unable to fight an air campaign against al Qaeda. And that the US has been
behind the majority of recent air strikes.
Yet the Yemeni Air Force carries on claiming US airstrikes as its own. A
diplomatic cable released by
WikiLeaks exposes this deception. While discussing the US-Yemeni
counterterrorism campaign with General David Petraeus, former President Ali
Abdullah Saleh is quoted as saying: ‘We’ll continue saying the bombs are
ours, not yours.’
Journalist Sharon Weinberger found the air force was barely functioning
while reporting for
orce%20Is%20In%20Disarray&prev=10> Aviation Week on the protesting airmen in
the capital, Sanaa. ‘My impression was that the air force as a whole is on
the verge of breaking down,’ she later told the Bureau.
According to the IISS, Yemen has 79 combat-capable aircraft, but some of
these are described as ‘unreliable’, particularly 19 ‘aged’ MiG-21 strike
The air force is a ‘hodge-podge mix of former Soviet equipment with some
from the US,’ Weinberger told the Bureau: keeping the planes in the air is a
challenge, she added. And spare parts for some aircraft are hard to come by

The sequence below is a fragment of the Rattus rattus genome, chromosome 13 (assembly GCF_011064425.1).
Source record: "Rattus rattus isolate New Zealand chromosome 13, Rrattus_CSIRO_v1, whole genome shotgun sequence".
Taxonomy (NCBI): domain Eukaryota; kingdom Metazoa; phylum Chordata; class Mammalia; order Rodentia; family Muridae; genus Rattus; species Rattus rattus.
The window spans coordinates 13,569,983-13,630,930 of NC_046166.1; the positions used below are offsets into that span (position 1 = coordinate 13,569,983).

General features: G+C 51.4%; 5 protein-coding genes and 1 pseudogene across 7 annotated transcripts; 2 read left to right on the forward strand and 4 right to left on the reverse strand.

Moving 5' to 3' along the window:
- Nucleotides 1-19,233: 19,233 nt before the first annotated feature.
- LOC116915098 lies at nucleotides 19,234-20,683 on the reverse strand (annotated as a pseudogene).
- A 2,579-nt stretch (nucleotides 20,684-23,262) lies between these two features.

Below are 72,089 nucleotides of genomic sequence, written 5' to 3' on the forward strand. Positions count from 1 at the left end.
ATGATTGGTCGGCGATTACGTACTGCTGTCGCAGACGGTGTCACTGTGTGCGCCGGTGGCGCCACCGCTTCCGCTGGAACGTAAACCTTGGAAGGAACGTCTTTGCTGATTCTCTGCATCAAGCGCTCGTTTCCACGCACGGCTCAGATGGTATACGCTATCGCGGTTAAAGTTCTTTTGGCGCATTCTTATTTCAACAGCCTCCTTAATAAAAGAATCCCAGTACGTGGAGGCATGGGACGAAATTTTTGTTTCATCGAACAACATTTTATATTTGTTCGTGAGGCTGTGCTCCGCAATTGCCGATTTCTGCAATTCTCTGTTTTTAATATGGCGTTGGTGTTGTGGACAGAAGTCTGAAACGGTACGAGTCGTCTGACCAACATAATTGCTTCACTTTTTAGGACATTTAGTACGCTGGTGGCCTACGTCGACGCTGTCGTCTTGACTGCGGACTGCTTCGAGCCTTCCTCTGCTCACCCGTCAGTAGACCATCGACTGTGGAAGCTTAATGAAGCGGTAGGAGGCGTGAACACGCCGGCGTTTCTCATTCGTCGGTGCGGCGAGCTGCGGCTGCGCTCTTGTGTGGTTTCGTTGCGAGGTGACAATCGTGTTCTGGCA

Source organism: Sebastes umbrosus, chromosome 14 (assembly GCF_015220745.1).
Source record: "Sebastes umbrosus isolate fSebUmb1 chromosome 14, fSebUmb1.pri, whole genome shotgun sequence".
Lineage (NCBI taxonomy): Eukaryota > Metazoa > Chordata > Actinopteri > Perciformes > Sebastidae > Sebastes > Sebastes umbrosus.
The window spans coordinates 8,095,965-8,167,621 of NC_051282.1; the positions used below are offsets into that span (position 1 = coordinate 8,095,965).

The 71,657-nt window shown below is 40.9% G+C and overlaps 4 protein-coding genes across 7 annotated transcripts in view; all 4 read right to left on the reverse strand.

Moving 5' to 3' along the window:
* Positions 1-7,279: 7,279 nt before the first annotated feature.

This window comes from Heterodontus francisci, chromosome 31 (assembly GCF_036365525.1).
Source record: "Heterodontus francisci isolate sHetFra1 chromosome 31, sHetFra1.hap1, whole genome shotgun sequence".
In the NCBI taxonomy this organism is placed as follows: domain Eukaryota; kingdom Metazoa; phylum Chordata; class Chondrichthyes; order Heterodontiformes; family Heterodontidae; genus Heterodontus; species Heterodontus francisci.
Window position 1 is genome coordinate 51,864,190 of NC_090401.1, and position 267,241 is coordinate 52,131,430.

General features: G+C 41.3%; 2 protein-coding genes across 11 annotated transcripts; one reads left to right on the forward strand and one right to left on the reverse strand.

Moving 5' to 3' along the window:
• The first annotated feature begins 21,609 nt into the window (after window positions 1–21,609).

– a number are so old the manufacturers may no longer exist.
A handful of its 15 Cold War-era F-5 fighters are capable of flying,
according to Weinberger; yet she reports as many as five are completely
inoperable, their engines cannibalised for parts.
This is despite the US giving Yemen $326m (£205m) in security assistance
between 2007 and 2011. The majority of this was directed at maintaining
transport planes and helicopters, says Katherine Zimmerman of the American
Enterprise Institute. But the US <http://www.gao.gov/products/GAO-12-432R
Government Accountability Office reports some of the aid to Yemen’s armed
forces goes towards sustaining ‘a handfull of its serviceable F-5 fighter